I gathered more data for voltage vs amperage at full throttle and modeled it in excel. I found the relationship to be a power curve. I recorded the voltage in two ways (Open Circuit Voltage and Load Voltage). I performed measurements with 2 and 4 Bonkas (12S1P and 12S2P). Here’s a chart of the data after which I will explain what it all means and how I collected it:
First we need to understand that a battery is NOT an ideal voltage source. The voltage at the terminals will drop when a load is applied. This drop in voltage occurs because of the resistance within the battery itself. Here is a link if you want to learn more: https://learn.sparkfun.com/tutorials/measuring-internal-resistance-of-batteries/internal-resistance
Those who own an OpenPPG will be very familiar with the fact that increasing the throttle will drop the voltage (and the battery percentage). But did you know that doubling the number of batteries in parallel will cut the resistance in half resulting in a smaller voltage drop? This actually increases the voltage to the ESCs and motors and gives you more power (watts). This increase in watts comes from an increase in both volts and amps. The ESC is rated for 80 amps so we should be careful not to run higher than that.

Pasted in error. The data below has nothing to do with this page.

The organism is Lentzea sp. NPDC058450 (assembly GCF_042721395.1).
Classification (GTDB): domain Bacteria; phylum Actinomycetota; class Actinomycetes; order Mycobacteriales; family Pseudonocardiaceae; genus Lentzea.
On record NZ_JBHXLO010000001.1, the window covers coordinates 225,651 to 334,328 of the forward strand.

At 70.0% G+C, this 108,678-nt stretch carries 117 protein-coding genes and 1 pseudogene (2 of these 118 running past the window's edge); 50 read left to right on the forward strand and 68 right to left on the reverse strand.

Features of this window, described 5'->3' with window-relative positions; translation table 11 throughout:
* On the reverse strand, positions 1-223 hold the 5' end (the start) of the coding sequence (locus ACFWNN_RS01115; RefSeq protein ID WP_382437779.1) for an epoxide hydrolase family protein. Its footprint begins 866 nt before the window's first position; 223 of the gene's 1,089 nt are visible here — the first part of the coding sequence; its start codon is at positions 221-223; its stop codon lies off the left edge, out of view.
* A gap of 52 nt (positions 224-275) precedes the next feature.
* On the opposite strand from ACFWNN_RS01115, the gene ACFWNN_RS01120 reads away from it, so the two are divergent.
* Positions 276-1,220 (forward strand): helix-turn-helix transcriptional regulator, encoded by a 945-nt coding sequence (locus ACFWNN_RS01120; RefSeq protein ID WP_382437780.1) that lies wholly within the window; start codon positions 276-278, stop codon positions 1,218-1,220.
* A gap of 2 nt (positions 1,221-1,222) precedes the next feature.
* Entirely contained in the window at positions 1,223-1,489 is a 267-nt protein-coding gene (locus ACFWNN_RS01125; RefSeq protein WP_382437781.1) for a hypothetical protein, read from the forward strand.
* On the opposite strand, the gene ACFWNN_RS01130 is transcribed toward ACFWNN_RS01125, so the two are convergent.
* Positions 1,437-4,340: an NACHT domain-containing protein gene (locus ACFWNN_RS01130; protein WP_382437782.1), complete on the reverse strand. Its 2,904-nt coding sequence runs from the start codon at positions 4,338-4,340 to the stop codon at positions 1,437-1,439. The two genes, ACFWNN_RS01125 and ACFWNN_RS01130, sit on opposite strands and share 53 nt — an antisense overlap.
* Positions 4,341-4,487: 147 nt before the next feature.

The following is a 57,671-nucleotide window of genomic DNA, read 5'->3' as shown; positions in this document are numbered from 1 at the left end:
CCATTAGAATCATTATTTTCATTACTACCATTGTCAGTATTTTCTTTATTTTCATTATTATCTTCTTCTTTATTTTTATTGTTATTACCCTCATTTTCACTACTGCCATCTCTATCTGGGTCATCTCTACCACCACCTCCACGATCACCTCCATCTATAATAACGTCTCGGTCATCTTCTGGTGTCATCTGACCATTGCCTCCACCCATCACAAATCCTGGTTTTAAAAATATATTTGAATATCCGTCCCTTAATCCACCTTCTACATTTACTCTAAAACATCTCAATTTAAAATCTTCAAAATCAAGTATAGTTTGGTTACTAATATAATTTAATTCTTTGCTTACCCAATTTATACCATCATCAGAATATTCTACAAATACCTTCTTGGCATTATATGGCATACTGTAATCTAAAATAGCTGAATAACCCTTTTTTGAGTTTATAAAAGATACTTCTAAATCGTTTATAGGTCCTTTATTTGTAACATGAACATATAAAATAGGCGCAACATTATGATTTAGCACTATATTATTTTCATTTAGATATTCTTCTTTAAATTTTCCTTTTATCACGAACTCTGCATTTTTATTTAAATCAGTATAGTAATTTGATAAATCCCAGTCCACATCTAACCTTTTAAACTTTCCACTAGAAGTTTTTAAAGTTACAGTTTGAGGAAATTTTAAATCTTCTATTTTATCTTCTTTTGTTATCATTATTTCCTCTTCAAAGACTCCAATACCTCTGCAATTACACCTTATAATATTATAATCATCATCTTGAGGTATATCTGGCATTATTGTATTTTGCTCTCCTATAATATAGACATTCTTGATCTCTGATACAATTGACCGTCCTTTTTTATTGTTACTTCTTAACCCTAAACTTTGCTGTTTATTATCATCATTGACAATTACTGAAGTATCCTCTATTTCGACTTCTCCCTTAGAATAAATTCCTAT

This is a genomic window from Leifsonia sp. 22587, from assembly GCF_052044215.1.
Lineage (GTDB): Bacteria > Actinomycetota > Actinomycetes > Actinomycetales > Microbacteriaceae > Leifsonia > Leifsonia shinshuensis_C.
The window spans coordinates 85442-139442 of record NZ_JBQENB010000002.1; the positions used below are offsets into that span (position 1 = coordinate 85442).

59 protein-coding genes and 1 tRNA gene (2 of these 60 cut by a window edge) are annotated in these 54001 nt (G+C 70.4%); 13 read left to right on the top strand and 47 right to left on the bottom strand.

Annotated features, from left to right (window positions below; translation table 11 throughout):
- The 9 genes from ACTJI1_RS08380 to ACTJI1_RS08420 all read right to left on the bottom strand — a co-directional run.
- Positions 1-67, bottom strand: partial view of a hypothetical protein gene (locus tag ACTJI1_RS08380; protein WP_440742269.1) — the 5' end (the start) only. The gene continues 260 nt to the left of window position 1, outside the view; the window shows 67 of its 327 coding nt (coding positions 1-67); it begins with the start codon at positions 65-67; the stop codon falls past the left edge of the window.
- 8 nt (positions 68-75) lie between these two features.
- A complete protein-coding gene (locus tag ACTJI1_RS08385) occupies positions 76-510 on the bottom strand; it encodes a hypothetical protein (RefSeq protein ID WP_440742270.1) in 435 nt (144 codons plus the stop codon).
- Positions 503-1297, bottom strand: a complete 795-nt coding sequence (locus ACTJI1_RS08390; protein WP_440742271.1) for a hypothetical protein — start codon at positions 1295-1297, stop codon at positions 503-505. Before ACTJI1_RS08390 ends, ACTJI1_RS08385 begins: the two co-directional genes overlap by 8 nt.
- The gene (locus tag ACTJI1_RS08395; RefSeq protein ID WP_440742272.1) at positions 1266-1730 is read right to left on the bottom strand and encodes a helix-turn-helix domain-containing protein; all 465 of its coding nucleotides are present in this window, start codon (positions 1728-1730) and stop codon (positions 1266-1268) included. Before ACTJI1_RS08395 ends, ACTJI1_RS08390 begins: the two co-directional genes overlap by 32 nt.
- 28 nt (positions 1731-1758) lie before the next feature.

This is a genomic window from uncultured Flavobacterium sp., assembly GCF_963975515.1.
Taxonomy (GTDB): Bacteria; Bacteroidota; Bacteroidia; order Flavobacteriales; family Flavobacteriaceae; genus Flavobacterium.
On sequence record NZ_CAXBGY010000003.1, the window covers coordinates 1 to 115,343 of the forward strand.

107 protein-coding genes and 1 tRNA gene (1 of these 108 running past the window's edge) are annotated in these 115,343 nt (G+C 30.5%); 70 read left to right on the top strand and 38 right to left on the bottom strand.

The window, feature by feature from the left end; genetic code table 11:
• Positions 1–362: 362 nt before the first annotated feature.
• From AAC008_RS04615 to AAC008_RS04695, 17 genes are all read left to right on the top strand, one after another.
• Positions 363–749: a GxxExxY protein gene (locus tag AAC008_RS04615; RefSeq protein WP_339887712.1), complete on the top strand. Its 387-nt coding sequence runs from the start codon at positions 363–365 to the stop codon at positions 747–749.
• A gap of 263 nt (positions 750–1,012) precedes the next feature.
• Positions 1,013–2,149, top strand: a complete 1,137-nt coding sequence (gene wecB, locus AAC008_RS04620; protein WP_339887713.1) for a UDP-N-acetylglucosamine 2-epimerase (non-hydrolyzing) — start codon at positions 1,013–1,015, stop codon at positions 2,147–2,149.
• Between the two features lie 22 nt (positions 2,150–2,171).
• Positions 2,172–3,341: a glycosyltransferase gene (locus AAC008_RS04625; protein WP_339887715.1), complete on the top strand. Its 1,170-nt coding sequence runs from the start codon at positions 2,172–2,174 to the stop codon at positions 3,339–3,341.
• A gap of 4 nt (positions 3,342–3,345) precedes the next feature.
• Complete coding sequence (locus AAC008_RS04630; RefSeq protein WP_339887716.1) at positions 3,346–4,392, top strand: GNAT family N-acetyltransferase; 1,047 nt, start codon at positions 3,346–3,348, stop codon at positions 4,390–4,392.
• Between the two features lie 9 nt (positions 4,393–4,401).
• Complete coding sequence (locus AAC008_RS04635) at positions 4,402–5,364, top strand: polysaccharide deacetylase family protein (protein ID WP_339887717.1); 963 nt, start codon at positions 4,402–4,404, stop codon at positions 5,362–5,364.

Those who are flying with 8 batteries need to be careful at full throttle because that resistance will be cut in half yet again and supply even higher volts resulting in even higher amps. I’m already drawing over 80 amps with 4 batteries while with 2 batteries it barely reaches 80 amps. Remember though, that flying with fewer batteries puts more load on the batteries which can be dangerous. So more batteries is better as long as you are careful at the top end with the throttle as to not draw too many amps.
Back to my data. “Open circuit voltage” is the voltage of the battery before applying a load. I recorded the voltage, then applied full throttle and recorded the amps. You can see a clear difference in amps when using 2 vs 4 Bonkas because of the way the voltage drops more under load when fewer batteries are used (Fewer batteries=more resistance=more drop in voltage=less amps).
“Load voltage” is the voltage during throttle up. To collect this I recorded a video of my amp meter and voltage meter (throttle controller). Then I stepped through the video and recorded the values.
According to this data model, if you actually delivered 50 volts to the ESC you would draw 110 amps! However, because of the resistance of the batteries you would never get there but high quality packs with low resistance and/or multiple packs in parallel could put you well over 80 amps which is already possible with 4 Bonkas.